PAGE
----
However, if Schroedinger's Couch moves into an apartment , and no one is around to observe it, is Schroedinger's Couch really in the apartment?

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    1. thanks for the brain food and motivation...

      Every once in awhile we like to share a slice of life from the Goodstuff family. Last night Pinko (the commie dog) let rip a stinker. However, the rest of the family blame my ass. I had to explain that it could not be me that fouled the air.

      http://goodstuffsworld.blogspot.com/2012/10/its-gas.html

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    2. As long as I am inspiring highbrow Art, I'm happy!

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    3. Katy, your words are like Da Mona Lisa Screaming American Gothic stuff

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    4. Hmmm... Yeah, I'll take that as a compliment.

      In fact, it might go on my book jacket.

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    5. OK, new and improved compliment...

      The classic dame Katy words are like Da Mona Lisa Screaming American Gothic stuff

      what can I say; It's Halloween in Bangkok
      http://tinyurl.com/GOODSTUFF-HALLOWEEN

      have a bewitching Halloween

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  6. That sounds scientifically sound to me. I don't see any way that anyone could disprove that...

    We considered going the chainsaw route this weekend, by the way. I just wasn't sure whether that would simply give us multiple pieces of a couch that could all expand independently to fill any doorway we encountered.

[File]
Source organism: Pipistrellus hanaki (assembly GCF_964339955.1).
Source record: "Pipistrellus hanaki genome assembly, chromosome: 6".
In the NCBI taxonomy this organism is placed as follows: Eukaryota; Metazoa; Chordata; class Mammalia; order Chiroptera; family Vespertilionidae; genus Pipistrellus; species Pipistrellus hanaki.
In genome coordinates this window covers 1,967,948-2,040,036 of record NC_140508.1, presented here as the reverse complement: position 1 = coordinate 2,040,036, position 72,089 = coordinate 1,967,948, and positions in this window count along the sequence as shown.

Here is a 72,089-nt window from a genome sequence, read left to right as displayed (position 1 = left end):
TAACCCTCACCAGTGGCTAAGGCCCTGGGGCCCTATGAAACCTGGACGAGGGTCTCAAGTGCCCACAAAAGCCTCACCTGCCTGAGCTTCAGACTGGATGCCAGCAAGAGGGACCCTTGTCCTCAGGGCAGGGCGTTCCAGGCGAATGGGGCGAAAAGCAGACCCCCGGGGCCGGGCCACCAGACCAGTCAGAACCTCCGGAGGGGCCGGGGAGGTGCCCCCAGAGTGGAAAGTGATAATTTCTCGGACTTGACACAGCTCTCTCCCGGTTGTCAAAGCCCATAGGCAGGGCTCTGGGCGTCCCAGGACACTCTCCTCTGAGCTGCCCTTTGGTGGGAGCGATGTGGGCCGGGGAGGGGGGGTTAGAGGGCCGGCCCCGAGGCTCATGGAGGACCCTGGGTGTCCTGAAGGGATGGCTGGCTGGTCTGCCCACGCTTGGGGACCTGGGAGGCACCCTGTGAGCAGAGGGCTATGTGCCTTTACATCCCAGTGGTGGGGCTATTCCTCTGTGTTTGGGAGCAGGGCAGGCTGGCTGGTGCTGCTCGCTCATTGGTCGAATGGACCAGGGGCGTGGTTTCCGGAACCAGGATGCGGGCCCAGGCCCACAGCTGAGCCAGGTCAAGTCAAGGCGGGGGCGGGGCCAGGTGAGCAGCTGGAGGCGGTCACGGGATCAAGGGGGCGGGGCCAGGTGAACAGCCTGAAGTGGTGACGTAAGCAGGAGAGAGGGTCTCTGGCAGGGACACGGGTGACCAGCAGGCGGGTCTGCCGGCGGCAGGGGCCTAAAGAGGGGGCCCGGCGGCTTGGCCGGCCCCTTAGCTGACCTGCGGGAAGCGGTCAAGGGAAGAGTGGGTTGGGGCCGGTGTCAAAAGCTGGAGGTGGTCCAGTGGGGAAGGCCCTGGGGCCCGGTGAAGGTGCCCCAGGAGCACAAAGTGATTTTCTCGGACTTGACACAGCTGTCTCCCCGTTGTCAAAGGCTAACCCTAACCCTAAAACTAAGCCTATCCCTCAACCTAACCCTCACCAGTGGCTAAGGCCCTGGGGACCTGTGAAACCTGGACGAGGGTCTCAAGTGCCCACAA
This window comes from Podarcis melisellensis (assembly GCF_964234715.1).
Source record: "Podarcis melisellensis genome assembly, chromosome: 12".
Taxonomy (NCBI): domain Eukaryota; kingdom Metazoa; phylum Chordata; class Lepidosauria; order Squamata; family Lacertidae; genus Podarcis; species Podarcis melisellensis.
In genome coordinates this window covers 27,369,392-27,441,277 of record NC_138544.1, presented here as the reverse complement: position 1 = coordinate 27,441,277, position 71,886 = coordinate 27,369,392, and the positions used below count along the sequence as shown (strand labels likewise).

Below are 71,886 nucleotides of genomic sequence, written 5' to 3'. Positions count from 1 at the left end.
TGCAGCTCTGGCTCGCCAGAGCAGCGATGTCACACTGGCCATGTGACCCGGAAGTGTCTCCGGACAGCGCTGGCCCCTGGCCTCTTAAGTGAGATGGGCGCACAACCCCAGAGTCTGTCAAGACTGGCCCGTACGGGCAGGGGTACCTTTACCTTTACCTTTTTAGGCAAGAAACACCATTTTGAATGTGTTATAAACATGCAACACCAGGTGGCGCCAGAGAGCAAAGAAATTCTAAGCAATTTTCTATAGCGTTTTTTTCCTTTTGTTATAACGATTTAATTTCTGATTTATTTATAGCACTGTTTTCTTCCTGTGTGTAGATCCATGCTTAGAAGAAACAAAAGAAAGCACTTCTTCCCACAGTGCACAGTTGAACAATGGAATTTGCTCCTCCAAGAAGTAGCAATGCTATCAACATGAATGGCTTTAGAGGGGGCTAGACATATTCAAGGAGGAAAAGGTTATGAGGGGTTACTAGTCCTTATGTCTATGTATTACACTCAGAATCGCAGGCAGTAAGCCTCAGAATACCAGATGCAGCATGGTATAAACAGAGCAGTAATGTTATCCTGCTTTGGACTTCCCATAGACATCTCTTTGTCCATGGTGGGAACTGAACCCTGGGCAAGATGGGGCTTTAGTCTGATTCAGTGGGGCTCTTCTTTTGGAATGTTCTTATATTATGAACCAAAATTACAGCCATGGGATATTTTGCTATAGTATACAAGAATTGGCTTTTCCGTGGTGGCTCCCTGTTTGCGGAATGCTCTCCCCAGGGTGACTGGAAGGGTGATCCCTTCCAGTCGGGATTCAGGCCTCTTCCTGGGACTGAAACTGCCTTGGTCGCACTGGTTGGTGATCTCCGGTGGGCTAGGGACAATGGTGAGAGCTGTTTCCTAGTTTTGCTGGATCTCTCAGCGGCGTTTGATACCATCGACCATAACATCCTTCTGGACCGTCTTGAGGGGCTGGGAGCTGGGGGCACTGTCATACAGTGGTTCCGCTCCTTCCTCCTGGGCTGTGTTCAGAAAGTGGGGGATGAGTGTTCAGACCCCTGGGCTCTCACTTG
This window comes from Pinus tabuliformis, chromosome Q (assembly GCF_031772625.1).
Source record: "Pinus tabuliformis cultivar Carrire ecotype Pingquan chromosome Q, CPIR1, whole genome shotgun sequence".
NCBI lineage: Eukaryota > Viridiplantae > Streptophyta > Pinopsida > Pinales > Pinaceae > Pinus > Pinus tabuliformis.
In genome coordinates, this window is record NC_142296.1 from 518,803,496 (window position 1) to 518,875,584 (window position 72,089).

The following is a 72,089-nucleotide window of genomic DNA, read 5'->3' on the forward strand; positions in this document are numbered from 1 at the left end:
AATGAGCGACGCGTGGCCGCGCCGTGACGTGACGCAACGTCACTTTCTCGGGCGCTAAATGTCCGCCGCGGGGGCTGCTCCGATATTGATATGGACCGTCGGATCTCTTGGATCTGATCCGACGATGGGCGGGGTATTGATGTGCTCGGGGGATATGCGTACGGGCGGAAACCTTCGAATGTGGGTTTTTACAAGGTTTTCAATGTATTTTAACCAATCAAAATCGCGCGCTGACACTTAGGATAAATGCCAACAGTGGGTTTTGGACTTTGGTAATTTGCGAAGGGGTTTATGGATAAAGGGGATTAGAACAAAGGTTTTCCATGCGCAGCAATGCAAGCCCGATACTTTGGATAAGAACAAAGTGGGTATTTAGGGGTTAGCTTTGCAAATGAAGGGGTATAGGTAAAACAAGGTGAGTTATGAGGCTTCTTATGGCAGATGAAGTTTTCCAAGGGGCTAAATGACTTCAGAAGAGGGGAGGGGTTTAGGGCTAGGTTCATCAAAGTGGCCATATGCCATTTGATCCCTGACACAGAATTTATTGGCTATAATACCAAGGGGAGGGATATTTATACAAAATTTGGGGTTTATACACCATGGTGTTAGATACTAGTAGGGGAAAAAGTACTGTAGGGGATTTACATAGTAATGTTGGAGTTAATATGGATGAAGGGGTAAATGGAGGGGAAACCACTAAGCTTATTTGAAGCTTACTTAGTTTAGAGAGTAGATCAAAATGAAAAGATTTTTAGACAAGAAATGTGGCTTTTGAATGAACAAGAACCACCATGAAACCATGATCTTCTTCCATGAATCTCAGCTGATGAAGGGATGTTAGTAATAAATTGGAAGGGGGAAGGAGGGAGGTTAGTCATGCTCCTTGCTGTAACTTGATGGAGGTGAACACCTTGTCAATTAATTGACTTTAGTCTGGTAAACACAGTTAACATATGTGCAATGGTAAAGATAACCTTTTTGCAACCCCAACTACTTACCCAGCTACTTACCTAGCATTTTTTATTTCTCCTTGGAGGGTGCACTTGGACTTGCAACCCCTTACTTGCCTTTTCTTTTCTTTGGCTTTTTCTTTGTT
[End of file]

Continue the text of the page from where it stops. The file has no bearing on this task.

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    1. Frankly, I would use the chainsaw on the door frame to enlarge the opening.

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    2. Well, but there goes your security deposit...

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    3. That's ok. The cats and dogs were going to trash the place anyway.

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    4. I can only imagine what a landlord would say if confronted with all of the animals that Dana and the kids have.

      My spider can't tear up the carpet or the couch...

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  7. Katy. Your theorum is spot on and I think reflects one of my own. "The dead weight of our past relationships shrinks our doors of opportunity."

    Bigger couches--smaller doors.

    Sell the fucking couch and move in with the dogs and me up here to Santa Fe. I've already scoped out several ladies who might fit your interests and the weather is great.

    BTW--Schroedinger is a prick.

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    1. You know what? I think you're right about Schrodinger. What kind of jerk is so uncaring that he leaves it in a box - knowing that it might be dead (or dying)?